CHANGES are afoot for street lighting in Bexhill.
East Sussex County Council has been rolling out the idea of switching off street lights in certain residential areas in towns between 12.30am and 5.30am to save cash.
East Sussex residents in places such as Lewes, Hailsham, Seaford, Polegate and Willingdon have been consulted, and the latest town to come under the county’s scrutiny is Rye.
Plans to cut street lighting in Rye were announced this week, with a consultation day on Saturday January 26.
Bexhill is in the pipeline for this consultation, although East Sussex County Council has yet to say when.
It is not yet known what residential areas in Bexhill could have their street lighting cut.
A spokesperson for East Sussex County Council said: “We will be holding our usual engagement events in Bexhill to make sure everyone is able to have their say.
“The dates are not confirmed yet as we’re liaising with other authorities and organisations - but there will be two dates, one for north Bexhill and one for south.”
However, Bexhill and Battle Labour Party claimed this week that the plans would only save nine pence per month in council tax for the average household, and risk an increase in crime.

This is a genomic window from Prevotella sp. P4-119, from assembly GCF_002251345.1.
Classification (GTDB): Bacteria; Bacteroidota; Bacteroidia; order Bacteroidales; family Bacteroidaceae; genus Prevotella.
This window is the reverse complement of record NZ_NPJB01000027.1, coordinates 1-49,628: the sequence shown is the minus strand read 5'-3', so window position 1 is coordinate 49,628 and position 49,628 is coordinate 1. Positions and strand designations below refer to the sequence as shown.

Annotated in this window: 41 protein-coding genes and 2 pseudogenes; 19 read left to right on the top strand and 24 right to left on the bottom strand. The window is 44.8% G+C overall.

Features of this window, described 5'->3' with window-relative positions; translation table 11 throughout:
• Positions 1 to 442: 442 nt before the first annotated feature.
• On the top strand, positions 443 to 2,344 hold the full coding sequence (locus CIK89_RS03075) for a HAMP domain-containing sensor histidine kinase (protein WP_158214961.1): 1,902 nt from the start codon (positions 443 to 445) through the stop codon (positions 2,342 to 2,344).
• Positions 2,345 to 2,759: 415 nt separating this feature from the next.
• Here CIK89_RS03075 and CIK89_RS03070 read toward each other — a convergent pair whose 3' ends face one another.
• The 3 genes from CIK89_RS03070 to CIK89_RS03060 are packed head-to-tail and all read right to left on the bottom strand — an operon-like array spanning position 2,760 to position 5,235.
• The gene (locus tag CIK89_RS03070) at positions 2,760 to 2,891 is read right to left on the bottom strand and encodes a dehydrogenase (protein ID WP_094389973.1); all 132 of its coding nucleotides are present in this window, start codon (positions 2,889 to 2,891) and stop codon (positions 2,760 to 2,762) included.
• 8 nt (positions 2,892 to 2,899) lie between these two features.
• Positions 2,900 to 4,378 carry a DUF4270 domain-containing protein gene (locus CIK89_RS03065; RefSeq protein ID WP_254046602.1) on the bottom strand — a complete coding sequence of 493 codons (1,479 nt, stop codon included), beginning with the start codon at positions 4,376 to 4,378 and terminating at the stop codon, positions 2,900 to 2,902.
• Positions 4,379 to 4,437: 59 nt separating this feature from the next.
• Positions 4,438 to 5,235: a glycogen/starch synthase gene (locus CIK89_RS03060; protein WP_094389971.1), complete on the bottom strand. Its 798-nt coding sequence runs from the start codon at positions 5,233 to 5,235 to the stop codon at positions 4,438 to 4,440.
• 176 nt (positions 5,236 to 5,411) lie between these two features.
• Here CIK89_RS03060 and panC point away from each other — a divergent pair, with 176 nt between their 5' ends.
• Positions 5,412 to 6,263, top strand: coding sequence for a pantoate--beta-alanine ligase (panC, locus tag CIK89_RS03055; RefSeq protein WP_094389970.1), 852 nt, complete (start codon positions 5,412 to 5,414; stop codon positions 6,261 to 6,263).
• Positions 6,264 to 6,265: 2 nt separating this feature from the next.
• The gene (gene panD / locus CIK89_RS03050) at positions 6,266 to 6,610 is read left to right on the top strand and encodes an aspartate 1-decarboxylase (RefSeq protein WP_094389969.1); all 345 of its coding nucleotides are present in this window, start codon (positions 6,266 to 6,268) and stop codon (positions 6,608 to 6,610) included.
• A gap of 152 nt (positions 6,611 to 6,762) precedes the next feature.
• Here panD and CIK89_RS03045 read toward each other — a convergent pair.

Campaigners Alan Bearne and Paul Courtel said: “This measure would save just nine pence per month to an average household, but might have dire consequences.
“These plans will mean that anyone walking home very late in Bexhill will feel less safe.
“People without access to a car and who cannot afford a taxi are more likely to be vulnerable in the dark, unlit streets. It will also increase the risk of injuries where there are uneven pavements or potholes, many of which have increased due to cost-cutting in highway maintenance and recent bad weather. Our guess is that many Bexhillians would prefer to pay nine pence per month more in council tax than undergo these risks.”
The scheme to cut street lighting has been piloted in Uckfield and Heathfield.
Speaking on the announcement for Rye, Cllr Carl Maynard, ESCC lead member for economy, transport and environment, said: “The pilot schemes in other areas have been well-received by residents and businesses in the area, and the local police say there has been no increase in incidents reported to them.
“But we know each town or village will have different needs, so it is really important you come along, look at the proposals and talk through your concerns or issues with our staff.”
Bexhill and Battle Labour Party are conducting a survey. E-mail firstname.lastname@example.org, call 734719 or 222761 to find out more, or visit the website at www.bexhillandbattlelabour.org.uk/street_lighting_survey
For information on what is happening in Rye as an example, visit East Sussex County Council’s website at www.east sussex.gov.uk/haveyoursay